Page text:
Stuck on Stickers
I don’t remember when we got the first sticker activity book for our sprog, but I do know I will be getting some more!
Pictured is the ‘Charlie & Lola – My Very Busy Sticker Book’. After I had seen a couple of episodes I bought the DVD box set and can honestly say that one program a day helped my daughter’s listening and vocabulary skills no end (not to mention the cultural references). We have a region free DVD player which I can also highly recommend.
So why spend more money on a sticker book? In this case it is a story and activity book, so even when the sticking has finished you still have the story. The real value is the way you use it. If you sit with your child and stick the stickers together there are a multitude of conversations just waiting to happen.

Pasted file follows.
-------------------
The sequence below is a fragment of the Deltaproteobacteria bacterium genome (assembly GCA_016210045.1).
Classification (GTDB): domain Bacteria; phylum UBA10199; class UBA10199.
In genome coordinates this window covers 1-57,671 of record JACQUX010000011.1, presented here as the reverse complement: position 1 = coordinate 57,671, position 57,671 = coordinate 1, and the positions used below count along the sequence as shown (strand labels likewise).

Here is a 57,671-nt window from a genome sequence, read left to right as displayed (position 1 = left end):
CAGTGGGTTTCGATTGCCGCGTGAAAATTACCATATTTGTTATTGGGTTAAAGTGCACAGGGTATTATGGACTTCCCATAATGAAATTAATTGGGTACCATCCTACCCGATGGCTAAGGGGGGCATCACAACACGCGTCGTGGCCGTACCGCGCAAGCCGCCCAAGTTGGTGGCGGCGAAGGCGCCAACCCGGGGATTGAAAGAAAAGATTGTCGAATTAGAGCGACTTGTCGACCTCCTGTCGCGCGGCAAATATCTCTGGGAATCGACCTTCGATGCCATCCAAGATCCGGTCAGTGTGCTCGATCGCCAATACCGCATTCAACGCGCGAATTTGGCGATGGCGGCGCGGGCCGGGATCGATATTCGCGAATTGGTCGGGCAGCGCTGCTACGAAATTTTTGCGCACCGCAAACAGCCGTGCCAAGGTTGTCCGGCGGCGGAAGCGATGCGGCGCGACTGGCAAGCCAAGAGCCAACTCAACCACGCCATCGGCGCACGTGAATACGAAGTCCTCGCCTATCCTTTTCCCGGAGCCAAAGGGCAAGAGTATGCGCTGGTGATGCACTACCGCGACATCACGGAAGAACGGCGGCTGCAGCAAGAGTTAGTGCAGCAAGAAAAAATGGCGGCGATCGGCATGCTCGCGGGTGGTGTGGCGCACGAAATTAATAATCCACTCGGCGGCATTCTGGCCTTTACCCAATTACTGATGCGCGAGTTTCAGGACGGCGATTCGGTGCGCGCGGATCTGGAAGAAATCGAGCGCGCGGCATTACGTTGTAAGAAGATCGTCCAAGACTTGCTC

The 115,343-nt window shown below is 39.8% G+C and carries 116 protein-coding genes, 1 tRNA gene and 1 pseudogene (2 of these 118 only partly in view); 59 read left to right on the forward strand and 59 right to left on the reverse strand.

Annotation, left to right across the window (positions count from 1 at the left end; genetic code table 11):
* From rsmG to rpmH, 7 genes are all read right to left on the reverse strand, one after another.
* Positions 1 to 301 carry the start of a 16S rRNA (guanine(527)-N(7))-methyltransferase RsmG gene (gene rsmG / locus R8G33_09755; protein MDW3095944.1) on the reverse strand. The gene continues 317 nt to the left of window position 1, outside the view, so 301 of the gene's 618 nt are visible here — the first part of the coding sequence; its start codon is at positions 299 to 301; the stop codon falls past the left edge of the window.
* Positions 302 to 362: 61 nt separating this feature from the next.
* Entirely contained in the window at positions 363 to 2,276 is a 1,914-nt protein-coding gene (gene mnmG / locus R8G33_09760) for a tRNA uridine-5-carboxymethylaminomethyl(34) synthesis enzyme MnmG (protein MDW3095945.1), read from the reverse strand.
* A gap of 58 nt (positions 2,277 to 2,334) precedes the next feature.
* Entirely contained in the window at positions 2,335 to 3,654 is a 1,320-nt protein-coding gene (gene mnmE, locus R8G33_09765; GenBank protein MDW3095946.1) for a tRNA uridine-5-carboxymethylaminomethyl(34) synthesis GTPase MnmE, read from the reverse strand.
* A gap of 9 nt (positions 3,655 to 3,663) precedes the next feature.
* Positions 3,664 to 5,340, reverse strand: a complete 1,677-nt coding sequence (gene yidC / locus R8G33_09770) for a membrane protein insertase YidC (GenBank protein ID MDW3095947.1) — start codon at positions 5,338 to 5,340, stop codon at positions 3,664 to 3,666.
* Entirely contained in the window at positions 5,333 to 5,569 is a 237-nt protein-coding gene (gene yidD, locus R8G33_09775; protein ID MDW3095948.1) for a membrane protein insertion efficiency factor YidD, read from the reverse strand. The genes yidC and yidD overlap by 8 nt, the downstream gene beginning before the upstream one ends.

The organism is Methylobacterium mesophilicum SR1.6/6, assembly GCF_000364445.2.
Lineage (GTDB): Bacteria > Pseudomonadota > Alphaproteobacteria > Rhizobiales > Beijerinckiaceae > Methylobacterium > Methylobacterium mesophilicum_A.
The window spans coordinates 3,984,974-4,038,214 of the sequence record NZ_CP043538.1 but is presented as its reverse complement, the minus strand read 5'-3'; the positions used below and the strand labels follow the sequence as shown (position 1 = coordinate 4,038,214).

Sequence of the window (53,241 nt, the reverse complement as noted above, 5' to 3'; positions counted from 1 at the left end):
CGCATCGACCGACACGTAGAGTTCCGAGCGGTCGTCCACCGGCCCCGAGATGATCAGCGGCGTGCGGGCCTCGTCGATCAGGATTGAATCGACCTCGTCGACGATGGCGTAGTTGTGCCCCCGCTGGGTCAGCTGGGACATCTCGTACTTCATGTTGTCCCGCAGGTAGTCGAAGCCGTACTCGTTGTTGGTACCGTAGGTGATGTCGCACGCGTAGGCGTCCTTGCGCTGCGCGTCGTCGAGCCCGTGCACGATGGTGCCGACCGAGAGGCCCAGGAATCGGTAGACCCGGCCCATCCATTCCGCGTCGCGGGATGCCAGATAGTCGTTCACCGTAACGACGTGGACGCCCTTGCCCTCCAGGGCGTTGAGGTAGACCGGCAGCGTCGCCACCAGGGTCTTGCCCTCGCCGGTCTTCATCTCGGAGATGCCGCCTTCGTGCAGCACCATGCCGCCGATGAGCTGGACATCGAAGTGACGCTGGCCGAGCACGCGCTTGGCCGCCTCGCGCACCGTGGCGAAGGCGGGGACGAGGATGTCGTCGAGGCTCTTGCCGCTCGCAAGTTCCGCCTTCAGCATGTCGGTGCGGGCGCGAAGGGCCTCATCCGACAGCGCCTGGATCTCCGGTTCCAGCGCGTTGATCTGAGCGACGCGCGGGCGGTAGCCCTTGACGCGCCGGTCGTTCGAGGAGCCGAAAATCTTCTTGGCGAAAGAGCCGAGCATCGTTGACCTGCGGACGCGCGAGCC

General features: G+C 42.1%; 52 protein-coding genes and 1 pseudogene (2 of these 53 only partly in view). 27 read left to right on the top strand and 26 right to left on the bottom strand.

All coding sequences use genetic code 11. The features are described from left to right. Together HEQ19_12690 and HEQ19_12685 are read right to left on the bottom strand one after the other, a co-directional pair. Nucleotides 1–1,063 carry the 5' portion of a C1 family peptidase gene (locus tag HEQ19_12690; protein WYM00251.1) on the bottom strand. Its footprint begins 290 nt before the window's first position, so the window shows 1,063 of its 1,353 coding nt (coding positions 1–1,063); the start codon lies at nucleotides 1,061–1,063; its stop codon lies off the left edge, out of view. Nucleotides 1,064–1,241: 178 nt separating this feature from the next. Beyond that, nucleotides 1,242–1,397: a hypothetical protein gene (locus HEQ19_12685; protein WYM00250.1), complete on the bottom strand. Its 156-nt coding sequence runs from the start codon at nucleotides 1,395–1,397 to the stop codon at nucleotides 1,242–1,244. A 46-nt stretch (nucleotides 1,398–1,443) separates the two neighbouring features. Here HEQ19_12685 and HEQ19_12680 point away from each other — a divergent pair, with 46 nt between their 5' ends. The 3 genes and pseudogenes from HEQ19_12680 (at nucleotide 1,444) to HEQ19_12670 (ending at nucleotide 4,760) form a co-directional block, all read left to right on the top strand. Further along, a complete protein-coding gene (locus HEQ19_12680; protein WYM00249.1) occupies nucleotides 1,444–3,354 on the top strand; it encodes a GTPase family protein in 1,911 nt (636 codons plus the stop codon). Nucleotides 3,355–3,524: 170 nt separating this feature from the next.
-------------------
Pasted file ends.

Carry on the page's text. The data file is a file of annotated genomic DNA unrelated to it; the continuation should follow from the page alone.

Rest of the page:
There is the vocabulary of the pictures and stickers themselves. Look at the roly hay-bales in the picture for instance. They were part of the scenery in my childhood but not in my daughter’s. I was really happy to tell her about them, how I used to climb on them with friends and imagine rolling them down hills (not that I did…).
There are also the conversations about which stickers belong where. The picture book was great in that it had many surplus stickers. So many in fact that we wondered where to put them all. Many good conversations about what should go where and why.
In the U.K we picked up a Gruffalo sticker book that was a little more conservative in its sticker allowance, but still the act of sticking provided a chance to verbally go over the story of the Gruffalo while we stuck.
Sticker books are also nice little activities for improving those fine motor functions and for helping children concentrate on details (unless you let them at it unsupervised, in which case a pack of cheap stickers and some blank paper will do just as well).
All in all, the sticker books worked really well for us. I should say that they allowed us to work really well together!